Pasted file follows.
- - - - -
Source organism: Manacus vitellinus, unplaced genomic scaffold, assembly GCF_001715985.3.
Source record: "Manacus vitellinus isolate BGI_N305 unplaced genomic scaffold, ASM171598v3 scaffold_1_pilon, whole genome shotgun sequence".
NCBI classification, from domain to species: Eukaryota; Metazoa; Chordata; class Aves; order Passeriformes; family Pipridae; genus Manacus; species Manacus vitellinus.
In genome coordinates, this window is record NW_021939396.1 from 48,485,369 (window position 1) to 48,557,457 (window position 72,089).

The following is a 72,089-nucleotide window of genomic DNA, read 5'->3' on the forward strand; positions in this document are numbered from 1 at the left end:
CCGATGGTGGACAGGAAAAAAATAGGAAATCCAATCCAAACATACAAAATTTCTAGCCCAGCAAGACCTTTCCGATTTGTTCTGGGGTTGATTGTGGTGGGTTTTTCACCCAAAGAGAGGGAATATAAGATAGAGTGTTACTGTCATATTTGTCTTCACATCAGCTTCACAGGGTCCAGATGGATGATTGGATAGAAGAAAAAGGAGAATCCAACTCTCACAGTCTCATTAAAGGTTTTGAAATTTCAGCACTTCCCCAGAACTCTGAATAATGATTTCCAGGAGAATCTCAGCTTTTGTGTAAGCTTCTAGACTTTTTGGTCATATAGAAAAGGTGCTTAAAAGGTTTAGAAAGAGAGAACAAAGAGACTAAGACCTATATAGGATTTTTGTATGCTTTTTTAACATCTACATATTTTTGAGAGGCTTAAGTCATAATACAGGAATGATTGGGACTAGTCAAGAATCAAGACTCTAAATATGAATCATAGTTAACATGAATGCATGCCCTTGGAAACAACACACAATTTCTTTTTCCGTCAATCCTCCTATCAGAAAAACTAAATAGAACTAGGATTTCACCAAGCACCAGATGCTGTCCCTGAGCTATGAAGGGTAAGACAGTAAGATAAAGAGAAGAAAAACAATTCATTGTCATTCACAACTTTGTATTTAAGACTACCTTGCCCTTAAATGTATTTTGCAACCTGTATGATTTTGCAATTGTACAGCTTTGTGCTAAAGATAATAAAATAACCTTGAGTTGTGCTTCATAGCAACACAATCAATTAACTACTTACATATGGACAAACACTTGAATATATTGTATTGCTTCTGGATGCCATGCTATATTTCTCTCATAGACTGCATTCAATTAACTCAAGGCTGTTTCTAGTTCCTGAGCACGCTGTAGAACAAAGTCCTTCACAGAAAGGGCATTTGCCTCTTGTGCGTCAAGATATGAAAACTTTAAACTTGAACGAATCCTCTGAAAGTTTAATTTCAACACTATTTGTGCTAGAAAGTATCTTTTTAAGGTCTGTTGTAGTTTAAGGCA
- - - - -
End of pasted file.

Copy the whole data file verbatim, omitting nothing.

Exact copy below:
Source organism: Manacus vitellinus, unplaced genomic scaffold, assembly GCF_001715985.3.
Source record: "Manacus vitellinus isolate BGI_N305 unplaced genomic scaffold, ASM171598v3 scaffold_1_pilon, whole genome shotgun sequence".
NCBI classification, from domain to species: Eukaryota; Metazoa; Chordata; class Aves; order Passeriformes; family Pipridae; genus Manacus; species Manacus vitellinus.
In genome coordinates, this window is record NW_021939396.1 from 48,485,369 (window position 1) to 48,557,457 (window position 72,089).

The following is a 72,089-nucleotide window of genomic DNA, read 5'->3' on the forward strand; positions in this document are numbered from 1 at the left end:
CCGATGGTGGACAGGAAAAAAATAGGAAATCCAATCCAAACATACAAAATTTCTAGCCCAGCAAGACCTTTCCGATTTGTTCTGGGGTTGATTGTGGTGGGTTTTTCACCCAAAGAGAGGGAATATAAGATAGAGTGTTACTGTCATATTTGTCTTCACATCAGCTTCACAGGGTCCAGATGGATGATTGGATAGAAGAAAAAGGAGAATCCAACTCTCACAGTCTCATTAAAGGTTTTGAAATTTCAGCACTTCCCCAGAACTCTGAATAATGATTTCCAGGAGAATCTCAGCTTTTGTGTAAGCTTCTAGACTTTTTGGTCATATAGAAAAGGTGCTTAAAAGGTTTAGAAAGAGAGAACAAAGAGACTAAGACCTATATAGGATTTTTGTATGCTTTTTTAACATCTACATATTTTTGAGAGGCTTAAGTCATAATACAGGAATGATTGGGACTAGTCAAGAATCAAGACTCTAAATATGAATCATAGTTAACATGAATGCATGCCCTTGGAAACAACACACAATTTCTTTTTCCGTCAATCCTCCTATCAGAAAAACTAAATAGAACTAGGATTTCACCAAGCACCAGATGCTGTCCCTGAGCTATGAAGGGTAAGACAGTAAGATAAAGAGAAGAAAAACAATTCATTGTCATTCACAACTTTGTATTTAAGACTACCTTGCCCTTAAATGTATTTTGCAACCTGTATGATTTTGCAATTGTACAGCTTTGTGCTAAAGATAATAAAATAACCTTGAGTTGTGCTTCATAGCAACACAATCAATTAACTACTTACATATGGACAAACACTTGAATATATTGTATTGCTTCTGGATGCCATGCTATATTTCTCTCATAGACTGCATTCAATTAACTCAAGGCTGTTTCTAGTTCCTGAGCACGCTGTAGAACAAAGTCCTTCACAGAAAGGGCATTTGCCTCTTGTGCGTCAAGATATGAAAACTTTAAACTTGAACGAATCCTCTGAAAGTTTAATTTCAACACTATTTGTGCTAGAAAGTATCTTTTTAAGGTCTGTTGTAGTTTAAGGCA